English Vocabulary


calling for help on a theft spot

In my today's GG lesson, I get:
Bruno fired the intern on the spot.
Bruno fired the intern immediately after discovering that he had been stealing without.


I can't catch what that damn without is doing here?
Hope someone will be so kind to help me out.

1 comments

  • From Tom:
    In my today's GG lesson, I get:
    Bruno fired the intern on the spot.
    Bruno fired the intern immediately after discovering that he had been stealing without.


    I can't catch what that damn without is doing here?
    Hope someone will be so kind to help me out.

     
    Hi Tom,


    Up until now I hadn't replied to your request for I didn't know more than you about "what that damn "without" was doing there." And I was looking forward to getting an answer.


    As your request was filed 26 days ago, maybe you could learn more about it yet.
    For my part I've just made some research about it. Here you are with the results.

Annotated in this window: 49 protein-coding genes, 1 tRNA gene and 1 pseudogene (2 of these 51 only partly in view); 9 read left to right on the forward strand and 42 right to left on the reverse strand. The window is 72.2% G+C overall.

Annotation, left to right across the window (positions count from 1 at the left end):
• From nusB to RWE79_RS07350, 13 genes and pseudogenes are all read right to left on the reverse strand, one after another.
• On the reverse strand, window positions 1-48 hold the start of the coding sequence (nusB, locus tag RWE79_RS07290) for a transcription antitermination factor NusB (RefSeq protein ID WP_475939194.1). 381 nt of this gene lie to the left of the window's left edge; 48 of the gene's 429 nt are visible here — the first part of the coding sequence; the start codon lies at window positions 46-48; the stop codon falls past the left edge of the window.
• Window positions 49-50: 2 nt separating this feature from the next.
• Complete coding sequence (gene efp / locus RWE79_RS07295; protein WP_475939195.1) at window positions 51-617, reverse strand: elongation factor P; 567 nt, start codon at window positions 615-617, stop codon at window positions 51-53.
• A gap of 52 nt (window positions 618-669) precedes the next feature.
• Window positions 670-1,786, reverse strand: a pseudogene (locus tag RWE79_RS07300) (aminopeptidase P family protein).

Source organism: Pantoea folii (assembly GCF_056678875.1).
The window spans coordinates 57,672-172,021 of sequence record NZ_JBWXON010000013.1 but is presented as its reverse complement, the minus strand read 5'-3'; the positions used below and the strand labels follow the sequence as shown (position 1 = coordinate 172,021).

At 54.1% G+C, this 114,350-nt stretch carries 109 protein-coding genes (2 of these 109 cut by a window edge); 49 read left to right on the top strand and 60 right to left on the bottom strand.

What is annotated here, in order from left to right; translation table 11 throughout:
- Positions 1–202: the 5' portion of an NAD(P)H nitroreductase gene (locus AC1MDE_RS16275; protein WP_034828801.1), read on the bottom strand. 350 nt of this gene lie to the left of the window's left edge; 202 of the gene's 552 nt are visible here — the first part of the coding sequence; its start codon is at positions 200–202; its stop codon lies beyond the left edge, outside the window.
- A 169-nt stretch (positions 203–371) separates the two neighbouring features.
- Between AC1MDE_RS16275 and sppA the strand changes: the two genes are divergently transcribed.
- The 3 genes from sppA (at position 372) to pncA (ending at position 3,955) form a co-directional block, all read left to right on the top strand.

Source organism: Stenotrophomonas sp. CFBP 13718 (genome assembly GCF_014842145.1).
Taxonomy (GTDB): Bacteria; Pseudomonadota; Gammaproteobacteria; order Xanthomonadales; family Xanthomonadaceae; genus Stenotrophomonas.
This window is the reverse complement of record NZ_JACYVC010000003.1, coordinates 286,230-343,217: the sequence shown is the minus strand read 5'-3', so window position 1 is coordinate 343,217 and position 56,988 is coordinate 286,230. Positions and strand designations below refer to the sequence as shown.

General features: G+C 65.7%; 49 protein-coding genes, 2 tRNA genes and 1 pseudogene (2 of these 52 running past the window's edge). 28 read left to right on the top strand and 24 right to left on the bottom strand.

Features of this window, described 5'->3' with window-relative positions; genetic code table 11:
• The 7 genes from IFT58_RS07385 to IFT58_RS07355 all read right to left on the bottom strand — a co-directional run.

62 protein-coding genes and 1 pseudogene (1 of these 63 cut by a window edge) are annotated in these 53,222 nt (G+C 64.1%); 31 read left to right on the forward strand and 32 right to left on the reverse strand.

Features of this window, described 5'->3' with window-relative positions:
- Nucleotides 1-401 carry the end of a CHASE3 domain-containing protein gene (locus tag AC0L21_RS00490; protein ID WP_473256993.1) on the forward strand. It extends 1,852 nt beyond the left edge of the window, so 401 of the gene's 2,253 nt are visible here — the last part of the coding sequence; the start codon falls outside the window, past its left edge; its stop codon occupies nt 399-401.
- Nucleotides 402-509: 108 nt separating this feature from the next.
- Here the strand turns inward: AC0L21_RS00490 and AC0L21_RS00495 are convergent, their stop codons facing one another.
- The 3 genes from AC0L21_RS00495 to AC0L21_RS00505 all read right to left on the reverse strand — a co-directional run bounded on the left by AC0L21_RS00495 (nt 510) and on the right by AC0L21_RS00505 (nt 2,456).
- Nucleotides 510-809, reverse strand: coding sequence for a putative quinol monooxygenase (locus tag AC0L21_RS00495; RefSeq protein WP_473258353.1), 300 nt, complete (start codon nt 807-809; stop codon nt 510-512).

The historical origin of the word comes from Old English. It's a compound made of with (avec)+ out (= outside, en dehors)


    Without has 4 possible grammatical status.
    - 1) PREPOSITION. Most GymGlishusers know it so.
    1a) lacking e.g. "a car without an engine."
    1b) in the absence of, e.g. "I answer your question without hesitation."
    1c) at the outside of, e.g. "walking outside the stadium".
    - 2) ADVERB.
    2a) on the outside,externally, e.g. "a nice house within and without."
    2b) with something lacking, e.g. about phonetic transcription "We have learned to do without."
    - 3) NOUN.
    an outer location or position, e.g. "a thief who came from without."
    - 4) (regional idiom) CONJUNCTION.
    unless, e.g. by Mark Twain: "You don't know about me without you have read a book by the name of The Adventures of Tom Sawyer."


    You can now catch that in the sentence at stake, without is an adverb meaning "à l'extérieur".
    N.B. An intern is:
    1) A physician who has recently graduated from medical school and is learning medical practice in a hospital under supervision. More or less like in France "un interne des hôpitaux".
    2) A student or a recent graduate undergoing supervised practical training.(Bruno vira donc un stagiaire.)


    Thus, I suppose the dear intern that Bruno fired had been stealing outside of the premises of the Delavigne Corporation.


    Hoping this will be of some help.
    Gee


    By the way, Tom, have you something to do with Tom Sawyer?

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